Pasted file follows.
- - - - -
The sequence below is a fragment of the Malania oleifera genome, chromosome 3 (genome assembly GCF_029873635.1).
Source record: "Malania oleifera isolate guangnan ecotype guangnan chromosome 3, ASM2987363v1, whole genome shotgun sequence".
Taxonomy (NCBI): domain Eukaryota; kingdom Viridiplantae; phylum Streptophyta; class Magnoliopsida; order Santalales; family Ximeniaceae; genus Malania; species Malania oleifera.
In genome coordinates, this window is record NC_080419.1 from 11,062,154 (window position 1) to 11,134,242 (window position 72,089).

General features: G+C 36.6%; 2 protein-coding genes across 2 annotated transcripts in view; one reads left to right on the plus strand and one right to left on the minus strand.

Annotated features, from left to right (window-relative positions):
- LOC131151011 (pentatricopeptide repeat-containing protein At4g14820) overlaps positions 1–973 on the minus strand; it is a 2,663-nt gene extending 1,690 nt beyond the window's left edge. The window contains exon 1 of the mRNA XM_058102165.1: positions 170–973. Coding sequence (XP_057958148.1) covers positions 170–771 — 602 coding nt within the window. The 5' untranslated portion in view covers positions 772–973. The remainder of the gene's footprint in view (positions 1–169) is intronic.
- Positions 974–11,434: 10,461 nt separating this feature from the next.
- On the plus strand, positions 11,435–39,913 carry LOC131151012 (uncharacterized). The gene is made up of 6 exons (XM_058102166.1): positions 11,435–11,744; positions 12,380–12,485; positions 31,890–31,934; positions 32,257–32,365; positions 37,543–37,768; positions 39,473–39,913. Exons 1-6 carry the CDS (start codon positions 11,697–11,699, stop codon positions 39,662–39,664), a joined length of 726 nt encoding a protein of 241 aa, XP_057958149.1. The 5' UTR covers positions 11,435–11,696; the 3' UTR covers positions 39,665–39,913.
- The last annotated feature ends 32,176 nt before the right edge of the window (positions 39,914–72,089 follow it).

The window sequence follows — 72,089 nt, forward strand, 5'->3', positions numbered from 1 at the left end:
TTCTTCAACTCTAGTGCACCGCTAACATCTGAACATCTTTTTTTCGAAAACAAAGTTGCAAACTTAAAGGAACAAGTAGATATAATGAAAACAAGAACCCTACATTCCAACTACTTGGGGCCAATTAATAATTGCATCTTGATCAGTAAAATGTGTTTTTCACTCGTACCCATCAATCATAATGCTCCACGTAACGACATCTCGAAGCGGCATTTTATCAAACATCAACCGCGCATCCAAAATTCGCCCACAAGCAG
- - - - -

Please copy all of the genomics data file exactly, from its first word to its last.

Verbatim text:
The sequence below is a fragment of the Malania oleifera genome, chromosome 3 (genome assembly GCF_029873635.1).
Source record: "Malania oleifera isolate guangnan ecotype guangnan chromosome 3, ASM2987363v1, whole genome shotgun sequence".
Taxonomy (NCBI): domain Eukaryota; kingdom Viridiplantae; phylum Streptophyta; class Magnoliopsida; order Santalales; family Ximeniaceae; genus Malania; species Malania oleifera.
In genome coordinates, this window is record NC_080419.1 from 11,062,154 (window position 1) to 11,134,242 (window position 72,089).

General features: G+C 36.6%; 2 protein-coding genes across 2 annotated transcripts in view; one reads left to right on the plus strand and one right to left on the minus strand.

Annotated features, from left to right (window-relative positions):
- LOC131151011 (pentatricopeptide repeat-containing protein At4g14820) overlaps positions 1–973 on the minus strand; it is a 2,663-nt gene extending 1,690 nt beyond the window's left edge. The window contains exon 1 of the mRNA XM_058102165.1: positions 170–973. Coding sequence (XP_057958148.1) covers positions 170–771 — 602 coding nt within the window. The 5' untranslated portion in view covers positions 772–973. The remainder of the gene's footprint in view (positions 1–169) is intronic.
- Positions 974–11,434: 10,461 nt separating this feature from the next.
- On the plus strand, positions 11,435–39,913 carry LOC131151012 (uncharacterized). The gene is made up of 6 exons (XM_058102166.1): positions 11,435–11,744; positions 12,380–12,485; positions 31,890–31,934; positions 32,257–32,365; positions 37,543–37,768; positions 39,473–39,913. Exons 1-6 carry the CDS (start codon positions 11,697–11,699, stop codon positions 39,662–39,664), a joined length of 726 nt encoding a protein of 241 aa, XP_057958149.1. The 5' UTR covers positions 11,435–11,696; the 3' UTR covers positions 39,665–39,913.
- The last annotated feature ends 32,176 nt before the right edge of the window (positions 39,914–72,089 follow it).

The window sequence follows — 72,089 nt, forward strand, 5'->3', positions numbered from 1 at the left end:
TTCTTCAACTCTAGTGCACCGCTAACATCTGAACATCTTTTTTTCGAAAACAAAGTTGCAAACTTAAAGGAACAAGTAGATATAATGAAAACAAGAACCCTACATTCCAACTACTTGGGGCCAATTAATAATTGCATCTTGATCAGTAAAATGTGTTTTTCACTCGTACCCATCAATCATAATGCTCCACGTAACGACATCTCGAAGCGGCATTTTATCAAACATCAACCGCGCATCCAAAATTCGCCCACAAGCAG